Friday, March 7, 2014
By Ray Routhier email@example.com
Jason Dillman doesn't dress up for just any midnight movie.
Jeff Shaw reads to his son Brayden, 7, from “The Return of the King” by J.R.R. Tolkien. They plan to see “The Hobbit: An Unexpected Journey.”
Shawn Patrick Ouellette/Staff Photographer
Orlando Bloom as the elf Legolas
HOW TO SPEAK ELVISH
"Suilaid" (soo-ih-lied): "Greetings."
"Man eneth lin?" (mahn eh-neth leen): "What is your name?"
"Le gwennen?" (lay gwehn-nehn): "Are you married?"
"Aniral sogad?" (ah-near-ahl soe-gahd): "Do you want a drink?"
"Sa farn palan." (sah fahrn pah-lahn): "This is far enough."
"Gwanno ereb nin!" (gwah-no air-ehb neen): "Leave me alone!"
"Daro i!" (dar-oh ee): "Stop that!"
"Im ruthui!" (eem roo-thoo-ee): "I am angry!"
"Labo vi Orodruin!" (lah-boe vee ore-oh-droo-inn): "Go jump in Mount Doom!"
"Drego!" (dreh-go): "Flee!"
Sure, there are probably lots of folks who will get in costume for a "Harry Potter" film one month and a "Star Wars" film the next.
But for Dillman, it's all about J.R.R. Tolkien and his pioneering ways in fantasy fiction.
Dillman is admiring enough of Tolkien's writing that he will dress like the elf Legolas -- in a hooded cloak with plants and vines embroidered on it, no less -- when he lines up for a midnight Thursday showing of the newest Tolkien-based film, "The Hobbit: An Unexpected Journey."
"It's not very often you'd see me dress up for a movie, but I'm a very big Tolkien fan. I've read every single Tolkien work out there," said Dillman, 30, a restaurant manager who lives in Naples. "I like the creativity in his books. So many fantasy books that have come since seem to borrow ideas from him."
When "An Unexpected Journey" -- the first in a three-part film adaptation of Tolkien's classic novel "The Hobbit" -- opens nationwide in theaters at midnight Thursday, it will likely not only attract Tolkien fans but those who were enthralled by the three "Lord of the Rings" movies. Those blockbuster films, made by fantasy master Peter Jackson, came out between 2001 and 2003.
"The Hobbit" is a prequel to the "Lord of the Rings," and includes some stars from the "LOTR" movies, including 73-year-old Ian McKellen, who reprises his role as the wise old wizard Gandalf, and Andy Serkis, who returns as the sinister Gollum. Jackson also returns as director.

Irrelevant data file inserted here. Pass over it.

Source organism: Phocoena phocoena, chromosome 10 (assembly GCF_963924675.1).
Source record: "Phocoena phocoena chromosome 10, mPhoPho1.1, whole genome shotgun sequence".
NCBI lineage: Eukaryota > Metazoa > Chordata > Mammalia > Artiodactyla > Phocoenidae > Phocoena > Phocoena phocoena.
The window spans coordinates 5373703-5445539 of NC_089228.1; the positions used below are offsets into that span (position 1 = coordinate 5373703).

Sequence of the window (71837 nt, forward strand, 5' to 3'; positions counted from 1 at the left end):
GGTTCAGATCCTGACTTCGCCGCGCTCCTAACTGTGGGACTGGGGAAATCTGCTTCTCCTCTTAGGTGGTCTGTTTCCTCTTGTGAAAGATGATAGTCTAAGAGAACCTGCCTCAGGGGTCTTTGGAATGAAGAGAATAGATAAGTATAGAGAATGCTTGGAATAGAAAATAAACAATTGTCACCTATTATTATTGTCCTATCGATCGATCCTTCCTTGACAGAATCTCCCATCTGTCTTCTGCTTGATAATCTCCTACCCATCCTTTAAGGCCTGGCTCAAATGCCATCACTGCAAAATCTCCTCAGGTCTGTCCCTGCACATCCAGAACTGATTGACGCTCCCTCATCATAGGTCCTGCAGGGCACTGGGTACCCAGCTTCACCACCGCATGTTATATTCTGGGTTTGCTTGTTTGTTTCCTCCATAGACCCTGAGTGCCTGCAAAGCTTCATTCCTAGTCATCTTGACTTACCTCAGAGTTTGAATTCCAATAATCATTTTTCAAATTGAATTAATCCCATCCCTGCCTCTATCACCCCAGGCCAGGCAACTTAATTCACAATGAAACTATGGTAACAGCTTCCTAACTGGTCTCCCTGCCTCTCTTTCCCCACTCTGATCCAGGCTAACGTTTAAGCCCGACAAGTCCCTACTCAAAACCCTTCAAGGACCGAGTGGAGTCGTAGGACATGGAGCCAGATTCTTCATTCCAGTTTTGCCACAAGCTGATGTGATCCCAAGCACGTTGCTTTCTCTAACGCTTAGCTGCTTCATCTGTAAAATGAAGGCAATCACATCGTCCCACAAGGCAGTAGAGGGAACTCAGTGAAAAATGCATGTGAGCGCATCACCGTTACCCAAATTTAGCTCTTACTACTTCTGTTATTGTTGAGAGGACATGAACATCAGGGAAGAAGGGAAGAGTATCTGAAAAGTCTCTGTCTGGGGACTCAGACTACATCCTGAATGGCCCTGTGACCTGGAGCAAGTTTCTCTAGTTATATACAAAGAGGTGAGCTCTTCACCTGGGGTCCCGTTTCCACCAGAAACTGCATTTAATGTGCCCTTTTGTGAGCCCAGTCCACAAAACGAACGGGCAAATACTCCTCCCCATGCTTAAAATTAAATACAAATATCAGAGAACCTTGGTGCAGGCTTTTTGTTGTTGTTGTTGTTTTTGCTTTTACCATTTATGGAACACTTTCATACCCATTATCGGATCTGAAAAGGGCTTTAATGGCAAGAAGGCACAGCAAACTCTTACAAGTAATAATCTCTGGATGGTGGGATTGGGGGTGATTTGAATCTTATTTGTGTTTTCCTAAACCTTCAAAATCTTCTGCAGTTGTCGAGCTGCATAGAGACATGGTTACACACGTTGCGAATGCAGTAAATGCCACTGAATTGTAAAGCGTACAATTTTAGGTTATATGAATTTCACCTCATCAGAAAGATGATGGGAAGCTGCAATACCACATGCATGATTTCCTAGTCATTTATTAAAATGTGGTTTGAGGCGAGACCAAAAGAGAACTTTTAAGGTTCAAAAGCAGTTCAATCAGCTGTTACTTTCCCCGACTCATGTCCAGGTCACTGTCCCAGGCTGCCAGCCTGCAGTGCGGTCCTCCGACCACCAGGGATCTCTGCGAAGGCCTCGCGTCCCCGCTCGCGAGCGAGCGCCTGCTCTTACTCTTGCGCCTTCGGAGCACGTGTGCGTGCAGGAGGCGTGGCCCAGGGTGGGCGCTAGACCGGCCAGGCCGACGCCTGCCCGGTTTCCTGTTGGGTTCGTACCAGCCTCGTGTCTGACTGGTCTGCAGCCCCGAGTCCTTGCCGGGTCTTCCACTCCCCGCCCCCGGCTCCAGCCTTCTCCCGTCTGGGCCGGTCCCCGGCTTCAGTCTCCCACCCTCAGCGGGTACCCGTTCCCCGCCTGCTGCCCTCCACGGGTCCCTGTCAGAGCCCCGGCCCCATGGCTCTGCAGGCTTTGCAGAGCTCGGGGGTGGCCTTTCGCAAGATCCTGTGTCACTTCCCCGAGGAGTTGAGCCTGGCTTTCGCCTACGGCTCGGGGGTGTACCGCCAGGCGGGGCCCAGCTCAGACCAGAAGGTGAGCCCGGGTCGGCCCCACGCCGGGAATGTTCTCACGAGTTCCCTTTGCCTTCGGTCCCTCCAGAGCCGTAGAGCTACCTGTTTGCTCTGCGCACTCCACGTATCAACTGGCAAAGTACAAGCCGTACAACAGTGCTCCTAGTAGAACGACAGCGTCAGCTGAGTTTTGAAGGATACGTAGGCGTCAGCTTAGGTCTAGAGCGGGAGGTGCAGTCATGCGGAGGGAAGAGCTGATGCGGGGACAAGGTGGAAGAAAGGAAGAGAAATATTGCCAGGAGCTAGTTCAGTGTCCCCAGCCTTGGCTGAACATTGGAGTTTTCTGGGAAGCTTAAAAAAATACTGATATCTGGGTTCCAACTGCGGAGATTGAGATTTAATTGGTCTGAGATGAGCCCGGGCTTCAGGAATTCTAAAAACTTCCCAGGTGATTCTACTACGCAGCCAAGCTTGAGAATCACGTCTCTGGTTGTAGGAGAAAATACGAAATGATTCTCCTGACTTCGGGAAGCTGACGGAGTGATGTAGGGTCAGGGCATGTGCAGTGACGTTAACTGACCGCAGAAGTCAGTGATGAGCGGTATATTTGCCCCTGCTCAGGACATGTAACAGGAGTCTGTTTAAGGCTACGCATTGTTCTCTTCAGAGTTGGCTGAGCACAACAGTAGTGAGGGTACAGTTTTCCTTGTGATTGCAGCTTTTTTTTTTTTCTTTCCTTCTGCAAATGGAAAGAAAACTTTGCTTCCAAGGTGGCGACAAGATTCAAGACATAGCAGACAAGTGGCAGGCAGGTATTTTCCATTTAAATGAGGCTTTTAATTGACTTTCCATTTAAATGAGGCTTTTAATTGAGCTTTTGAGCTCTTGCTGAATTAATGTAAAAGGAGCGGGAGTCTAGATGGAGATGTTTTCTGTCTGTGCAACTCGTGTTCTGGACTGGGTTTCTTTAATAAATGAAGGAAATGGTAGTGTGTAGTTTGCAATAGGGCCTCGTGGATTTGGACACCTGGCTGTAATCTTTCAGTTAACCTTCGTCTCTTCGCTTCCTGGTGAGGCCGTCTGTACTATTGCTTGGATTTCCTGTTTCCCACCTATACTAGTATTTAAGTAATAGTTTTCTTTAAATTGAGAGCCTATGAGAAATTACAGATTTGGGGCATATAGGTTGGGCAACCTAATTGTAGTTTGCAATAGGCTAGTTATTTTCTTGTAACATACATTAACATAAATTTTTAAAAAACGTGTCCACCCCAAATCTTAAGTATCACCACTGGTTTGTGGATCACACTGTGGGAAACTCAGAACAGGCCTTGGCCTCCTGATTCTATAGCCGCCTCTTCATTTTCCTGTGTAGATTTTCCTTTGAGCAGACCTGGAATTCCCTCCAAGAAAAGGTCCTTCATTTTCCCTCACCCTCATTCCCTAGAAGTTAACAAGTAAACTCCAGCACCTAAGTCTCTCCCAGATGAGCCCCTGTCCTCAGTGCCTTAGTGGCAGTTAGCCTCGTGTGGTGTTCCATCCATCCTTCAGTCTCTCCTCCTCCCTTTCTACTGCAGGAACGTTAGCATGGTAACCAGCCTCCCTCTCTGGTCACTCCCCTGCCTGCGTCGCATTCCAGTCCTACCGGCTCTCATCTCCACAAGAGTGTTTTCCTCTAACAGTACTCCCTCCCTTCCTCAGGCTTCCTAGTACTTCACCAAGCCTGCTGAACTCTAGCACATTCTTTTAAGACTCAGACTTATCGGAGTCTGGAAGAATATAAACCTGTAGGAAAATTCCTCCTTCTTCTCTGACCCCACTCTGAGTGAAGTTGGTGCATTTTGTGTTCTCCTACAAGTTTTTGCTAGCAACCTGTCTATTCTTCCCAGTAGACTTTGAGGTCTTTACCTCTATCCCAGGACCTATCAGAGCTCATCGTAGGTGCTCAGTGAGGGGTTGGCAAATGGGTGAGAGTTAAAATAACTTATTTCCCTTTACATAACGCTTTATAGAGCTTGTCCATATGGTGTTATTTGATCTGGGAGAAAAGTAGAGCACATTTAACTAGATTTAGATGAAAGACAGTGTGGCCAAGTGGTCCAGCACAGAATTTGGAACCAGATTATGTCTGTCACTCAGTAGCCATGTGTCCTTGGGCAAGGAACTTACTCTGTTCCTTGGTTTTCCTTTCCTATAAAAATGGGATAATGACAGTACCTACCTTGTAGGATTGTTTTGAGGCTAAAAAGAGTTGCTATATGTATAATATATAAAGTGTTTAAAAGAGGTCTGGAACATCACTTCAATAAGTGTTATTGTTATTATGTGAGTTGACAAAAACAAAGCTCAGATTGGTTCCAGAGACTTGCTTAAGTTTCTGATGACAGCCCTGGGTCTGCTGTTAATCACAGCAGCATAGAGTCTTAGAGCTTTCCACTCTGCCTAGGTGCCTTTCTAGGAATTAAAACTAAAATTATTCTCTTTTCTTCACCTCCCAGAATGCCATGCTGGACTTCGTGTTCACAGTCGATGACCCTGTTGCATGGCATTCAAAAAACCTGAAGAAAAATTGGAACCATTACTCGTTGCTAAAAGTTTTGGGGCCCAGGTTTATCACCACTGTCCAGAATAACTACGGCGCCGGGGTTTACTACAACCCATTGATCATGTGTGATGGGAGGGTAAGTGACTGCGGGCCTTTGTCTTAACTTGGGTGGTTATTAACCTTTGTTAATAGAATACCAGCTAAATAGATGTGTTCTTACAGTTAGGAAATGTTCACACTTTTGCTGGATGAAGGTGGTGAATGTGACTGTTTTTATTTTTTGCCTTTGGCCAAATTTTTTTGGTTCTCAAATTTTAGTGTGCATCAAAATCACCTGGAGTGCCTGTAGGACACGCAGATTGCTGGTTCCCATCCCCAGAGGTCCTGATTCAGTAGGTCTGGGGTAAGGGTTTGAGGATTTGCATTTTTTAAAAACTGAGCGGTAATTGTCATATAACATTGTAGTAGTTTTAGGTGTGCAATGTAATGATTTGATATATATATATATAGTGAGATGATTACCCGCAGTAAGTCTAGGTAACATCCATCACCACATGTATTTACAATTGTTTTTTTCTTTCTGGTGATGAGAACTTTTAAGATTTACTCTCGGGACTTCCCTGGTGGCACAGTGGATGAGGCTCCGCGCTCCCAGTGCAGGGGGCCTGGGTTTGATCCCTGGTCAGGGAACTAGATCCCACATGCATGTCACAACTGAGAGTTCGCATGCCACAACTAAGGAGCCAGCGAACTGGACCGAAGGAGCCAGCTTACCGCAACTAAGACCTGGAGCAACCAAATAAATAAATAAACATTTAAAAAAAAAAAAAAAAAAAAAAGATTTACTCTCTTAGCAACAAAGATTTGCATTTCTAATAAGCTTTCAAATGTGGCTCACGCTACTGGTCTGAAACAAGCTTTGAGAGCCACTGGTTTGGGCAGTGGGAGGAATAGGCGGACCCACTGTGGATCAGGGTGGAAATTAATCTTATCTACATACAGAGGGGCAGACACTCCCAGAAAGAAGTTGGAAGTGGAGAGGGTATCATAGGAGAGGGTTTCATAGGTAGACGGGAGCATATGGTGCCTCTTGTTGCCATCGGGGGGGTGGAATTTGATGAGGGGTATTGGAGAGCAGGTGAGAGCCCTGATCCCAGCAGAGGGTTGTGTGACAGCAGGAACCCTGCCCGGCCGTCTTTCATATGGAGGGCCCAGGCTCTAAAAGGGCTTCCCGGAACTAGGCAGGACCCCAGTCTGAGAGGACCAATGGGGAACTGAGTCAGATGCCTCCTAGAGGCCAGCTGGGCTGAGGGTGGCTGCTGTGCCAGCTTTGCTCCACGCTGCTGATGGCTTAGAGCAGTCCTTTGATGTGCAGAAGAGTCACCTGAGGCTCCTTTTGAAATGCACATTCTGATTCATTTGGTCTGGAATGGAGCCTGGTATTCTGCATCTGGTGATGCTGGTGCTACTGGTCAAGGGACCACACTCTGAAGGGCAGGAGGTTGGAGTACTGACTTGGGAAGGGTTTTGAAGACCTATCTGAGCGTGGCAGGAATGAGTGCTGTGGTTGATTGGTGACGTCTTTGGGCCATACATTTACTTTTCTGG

The film, which runs two hours and 49 minutes, holds lots of promise for Tolkien fans. That promise is based on the fact that the "Hobbit" and "Lord of the Ring" sagas are different from other blockbuster film franchises based on fantasy fiction.
First, the Tolkien books are relatively old, with "The Hobbit" dating to 1937. Tolkien was of a different time -- he fought in World War I -- so his fantasy has a different feel.
Plus, with "The Hobbit," Jackson is taking one book and breaking it into three films. Most fantasy fans know that usually one book becomes one film, and it's often difficult to fit all the best details of the book into that one movie.
"I think making one book into three films is great, because there is a ton of content in that book and now they can use more of it," said Chris Freeman, 28, of Freeport. "Because of that, I have pretty high expectations for the film."
Freeman will not dress up to see "The Hobbit," although he knows people who will. He first read the book in junior high school, and remembers it being the first time he "connected" with a work of fantasy.
"I like fantasy that has more of an organic environment, that involves nature and historic themes," he said. "What I like about Tolkien's books is the older nature of things."
Jeff Shaw of Portland remembers reading Tolkien books as a teenager and now reads them to his 7-year-old son, Brayden. The "scope" of "The Hobbit" and "Lord of the Rings" has always appealed to him, including the fact that Tolkien "put so much time" into creating a language and back stories for all the characters.
Shaw plans to see the film with his son. "He really enjoys the battles and armies and the races of creatures."
Dillman likes that in "The Hobbit" there is a lot of "gray area" between good and evil, which makes the audience, whether they be readers or film viewers, think for themselves.
"There are a lot of different races all out for their own good," said Dillman. "So even when you have certain characters that appear inherently evil, they are just trying to survive and create their own happiness."
Staff Writer Ray Routhier can be contacted at 791-6454 or at: